• (Powered) Passive Mode: Runner moves belt by pushing with his/her feet, motor resists tread motion, motor peak current provides adjustable resistance


    • Unpowered Mode: Motor is completely unpowered, runner pushes the belt with his /her feet, and the resistance is solely from the rolling resistance of the system
    In addition, the Treadmill will operate in a series of time-controlled stages, where each stage consists of a constant load and speed during that time with each stage having a 15-second minimum stage duration, and maximum stage duration of at least 3 hours. The Treadmill will have the capability to operate from a pre-programmed protocol, individualized and uplinked from the ground, for powered active and passive modes, as well as allowing crewmembers to input and adjust exercise protocols, in powered active and passive modes, before and during exercise. Furthermore, a crewmember can extend an exercise session without re-starting the protocol, and without interrupting data acquisition. In the active mode, the Treadmill will be able to provide speeds from 2.4 to 20 kilometers per hour (km/h) (1.5 to 12.4 mile per hour (mph)), with tread belt speed adjustment in 0.16 km/h (0.1 mph) increments. The COLBERT will maintain tread belt speed within 2 percent of the specified steady state speed for the maximum load of one body weight for a 95th percentile male. Tread belt speed ramp-up (acceleration) and ramp-down (deceleration) rates are both within 3.2 km/h/s (2 mph) per second, within load of one body weight for a 95th percentile male. Weekly tasks of the COLBERT will include cleaning of the handrails and display covers. Additionally, an overall inspection of the treadmill?s condition will need to be done. Routine maintenance tasks will need to be done every 6 months. All nuts and bolts should be thoroughly inspected. The rack space should be checked for vacuum accumulated debris. The running surface will also need to be cleaned. Checks will need to be done on the drive belt, the belt tension and for sharp edges and burrs on slat surfaces. Annual maintenance tasks include grease lubrication of the front and rear drums as well as rear drive shaft. The condition and alignment of the belt and drive shaft teeth should also be checked.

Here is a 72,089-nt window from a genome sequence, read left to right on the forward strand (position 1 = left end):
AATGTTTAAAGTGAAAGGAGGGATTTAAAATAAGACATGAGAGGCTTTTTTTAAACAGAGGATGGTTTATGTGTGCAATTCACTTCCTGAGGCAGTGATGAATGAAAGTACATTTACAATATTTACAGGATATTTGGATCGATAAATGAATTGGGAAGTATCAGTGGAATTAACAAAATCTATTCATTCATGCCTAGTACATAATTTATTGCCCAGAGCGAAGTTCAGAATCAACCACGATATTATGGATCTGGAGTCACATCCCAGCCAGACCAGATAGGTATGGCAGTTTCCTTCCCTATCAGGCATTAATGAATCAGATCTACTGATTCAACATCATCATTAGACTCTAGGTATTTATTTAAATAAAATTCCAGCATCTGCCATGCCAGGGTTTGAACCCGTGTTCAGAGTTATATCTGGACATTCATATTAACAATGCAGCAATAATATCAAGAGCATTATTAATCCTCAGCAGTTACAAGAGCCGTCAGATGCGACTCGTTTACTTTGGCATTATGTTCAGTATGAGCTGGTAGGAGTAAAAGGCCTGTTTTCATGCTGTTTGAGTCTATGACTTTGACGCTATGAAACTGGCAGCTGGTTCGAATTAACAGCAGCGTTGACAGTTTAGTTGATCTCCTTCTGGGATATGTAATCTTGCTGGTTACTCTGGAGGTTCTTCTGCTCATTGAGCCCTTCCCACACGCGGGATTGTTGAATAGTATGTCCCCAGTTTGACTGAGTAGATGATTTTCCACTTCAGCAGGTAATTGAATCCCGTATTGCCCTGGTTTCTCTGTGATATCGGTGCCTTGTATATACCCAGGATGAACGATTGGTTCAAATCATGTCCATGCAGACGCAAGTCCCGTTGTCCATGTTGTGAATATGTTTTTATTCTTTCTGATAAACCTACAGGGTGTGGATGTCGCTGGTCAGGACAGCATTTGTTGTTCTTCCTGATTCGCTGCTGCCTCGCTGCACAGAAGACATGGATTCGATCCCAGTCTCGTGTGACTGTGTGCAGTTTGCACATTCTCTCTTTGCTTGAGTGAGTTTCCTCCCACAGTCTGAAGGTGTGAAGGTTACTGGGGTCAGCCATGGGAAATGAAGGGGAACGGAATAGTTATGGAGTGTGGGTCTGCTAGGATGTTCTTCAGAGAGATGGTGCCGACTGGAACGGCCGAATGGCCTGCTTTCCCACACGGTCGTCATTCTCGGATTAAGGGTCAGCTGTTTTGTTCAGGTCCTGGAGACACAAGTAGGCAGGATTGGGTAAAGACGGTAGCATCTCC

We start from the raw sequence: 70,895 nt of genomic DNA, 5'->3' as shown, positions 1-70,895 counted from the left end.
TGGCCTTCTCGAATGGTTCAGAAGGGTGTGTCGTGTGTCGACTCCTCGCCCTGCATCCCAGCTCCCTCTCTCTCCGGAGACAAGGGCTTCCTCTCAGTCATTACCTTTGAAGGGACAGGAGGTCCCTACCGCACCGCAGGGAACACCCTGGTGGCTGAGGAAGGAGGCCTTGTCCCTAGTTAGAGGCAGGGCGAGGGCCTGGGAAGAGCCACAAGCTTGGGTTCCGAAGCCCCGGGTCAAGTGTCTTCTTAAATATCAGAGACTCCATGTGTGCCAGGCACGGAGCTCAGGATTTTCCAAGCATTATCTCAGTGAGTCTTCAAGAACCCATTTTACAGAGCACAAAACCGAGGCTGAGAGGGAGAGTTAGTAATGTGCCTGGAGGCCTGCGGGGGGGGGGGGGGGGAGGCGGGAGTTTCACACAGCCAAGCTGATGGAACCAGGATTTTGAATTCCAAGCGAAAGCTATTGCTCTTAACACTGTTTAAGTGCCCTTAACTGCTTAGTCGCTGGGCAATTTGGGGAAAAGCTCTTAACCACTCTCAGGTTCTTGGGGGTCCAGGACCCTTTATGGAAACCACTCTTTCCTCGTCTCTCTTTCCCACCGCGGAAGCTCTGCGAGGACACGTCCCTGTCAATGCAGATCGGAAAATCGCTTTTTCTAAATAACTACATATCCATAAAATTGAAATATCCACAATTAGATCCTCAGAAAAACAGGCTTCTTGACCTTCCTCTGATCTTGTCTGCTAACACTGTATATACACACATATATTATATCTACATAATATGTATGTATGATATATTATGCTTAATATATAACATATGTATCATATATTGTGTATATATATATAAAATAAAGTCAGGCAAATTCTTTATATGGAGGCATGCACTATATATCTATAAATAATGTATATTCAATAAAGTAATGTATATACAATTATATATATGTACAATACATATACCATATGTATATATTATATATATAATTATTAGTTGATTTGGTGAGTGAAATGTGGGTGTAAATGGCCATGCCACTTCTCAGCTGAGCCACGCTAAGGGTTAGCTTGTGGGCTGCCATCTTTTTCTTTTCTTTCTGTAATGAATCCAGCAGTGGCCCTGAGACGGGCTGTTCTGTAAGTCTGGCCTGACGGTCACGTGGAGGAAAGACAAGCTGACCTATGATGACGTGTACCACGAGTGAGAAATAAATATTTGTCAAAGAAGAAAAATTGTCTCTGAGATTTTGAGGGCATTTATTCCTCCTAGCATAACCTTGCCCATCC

Operations

    Facility Operations

    Weekly tasks of the COLBERT will include cleaning of the handrails and display covers. Additionally, an overall inspection of the treadmill?s condition will need to be done. Routine maintenance tasks will need to be done every 6 months. All nuts and bolts should be thoroughly inspected. The rack space should be checked for vacuum accumulated debris. The running surface will also need to be cleaned. Checks will need to be done on the drive belt, the belt tension and for sharp edges and burrs on slat surfaces. Annual maintenance tasks include grease lubrication of the front and rear drums as well as rear drive shaft. The condition and alignment of the belt and drive shaft teeth should also be checked.

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    Results/More Information

    Information Pending

    Results Publications

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    Ground Based Results Publications

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    ISS Patents

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    Related Publications

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    Related Websites
  • NASA Portal - COLBERT Ready for Serious Exercise
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    Imagery

    image NASA Image: JSC2009E140613 - The COLBERT is adapted from a regular treadmill available on Earth. Engineers designed a structure to support the device that will allow ISS crewmembers to operate the COLBERT without shaking the rest of the ISS.
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    image NASA Image: ISS020E043681 - Canadian Space Agency astronaut Robert Thirsk assembles and installs the COLBERT in its temporary place in the Harmony node of the International Space Station.
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    image NASA Image: ISS029E039858 - NASA astronaut Mike Fossum, Expedition 29 commander, is equipped with a bungee harness as he exercises on the Combined Operational Load Bearing External Resistance Treadmill (COLBERT) in the Tranquility node of the International Space Station.